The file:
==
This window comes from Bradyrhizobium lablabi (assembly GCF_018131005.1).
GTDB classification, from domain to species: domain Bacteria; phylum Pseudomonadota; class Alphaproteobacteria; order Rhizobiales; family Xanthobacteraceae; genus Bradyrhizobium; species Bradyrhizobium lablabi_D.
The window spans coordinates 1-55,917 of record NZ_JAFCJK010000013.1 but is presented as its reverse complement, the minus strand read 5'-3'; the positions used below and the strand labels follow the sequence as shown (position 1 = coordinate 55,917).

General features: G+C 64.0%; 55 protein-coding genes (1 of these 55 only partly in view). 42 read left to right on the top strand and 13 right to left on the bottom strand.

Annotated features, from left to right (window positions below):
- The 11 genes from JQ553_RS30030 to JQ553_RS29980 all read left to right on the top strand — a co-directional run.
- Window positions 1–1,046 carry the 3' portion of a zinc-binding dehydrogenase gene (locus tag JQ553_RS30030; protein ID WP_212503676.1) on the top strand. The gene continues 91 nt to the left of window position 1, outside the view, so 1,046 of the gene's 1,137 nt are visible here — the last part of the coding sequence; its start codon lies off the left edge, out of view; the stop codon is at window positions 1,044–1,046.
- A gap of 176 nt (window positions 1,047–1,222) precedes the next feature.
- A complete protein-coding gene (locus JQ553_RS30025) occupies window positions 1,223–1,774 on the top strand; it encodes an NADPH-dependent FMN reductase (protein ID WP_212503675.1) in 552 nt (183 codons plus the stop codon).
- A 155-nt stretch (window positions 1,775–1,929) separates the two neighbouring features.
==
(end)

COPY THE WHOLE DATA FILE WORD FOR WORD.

This window comes from Bradyrhizobium lablabi (assembly GCF_018131005.1).
GTDB classification, from domain to species: domain Bacteria; phylum Pseudomonadota; class Alphaproteobacteria; order Rhizobiales; family Xanthobacteraceae; genus Bradyrhizobium; species Bradyrhizobium lablabi_D.
The window spans coordinates 1-55,917 of record NZ_JAFCJK010000013.1 but is presented as its reverse complement, the minus strand read 5'-3'; the positions used below and the strand labels follow the sequence as shown (position 1 = coordinate 55,917).

General features: G+C 64.0%; 55 protein-coding genes (1 of these 55 only partly in view). 42 read left to right on the top strand and 13 right to left on the bottom strand.

Annotated features, from left to right (window positions below):
- The 11 genes from JQ553_RS30030 to JQ553_RS29980 all read left to right on the top strand — a co-directional run.
- Window positions 1–1,046 carry the 3' portion of a zinc-binding dehydrogenase gene (locus tag JQ553_RS30030; protein ID WP_212503676.1) on the top strand. The gene continues 91 nt to the left of window position 1, outside the view, so 1,046 of the gene's 1,137 nt are visible here — the last part of the coding sequence; its start codon lies off the left edge, out of view; the stop codon is at window positions 1,044–1,046.
- A gap of 176 nt (window positions 1,047–1,222) precedes the next feature.
- A complete protein-coding gene (locus JQ553_RS30025) occupies window positions 1,223–1,774 on the top strand; it encodes an NADPH-dependent FMN reductase (protein ID WP_212503675.1) in 552 nt (183 codons plus the stop codon).
- A 155-nt stretch (window positions 1,775–1,929) separates the two neighbouring features.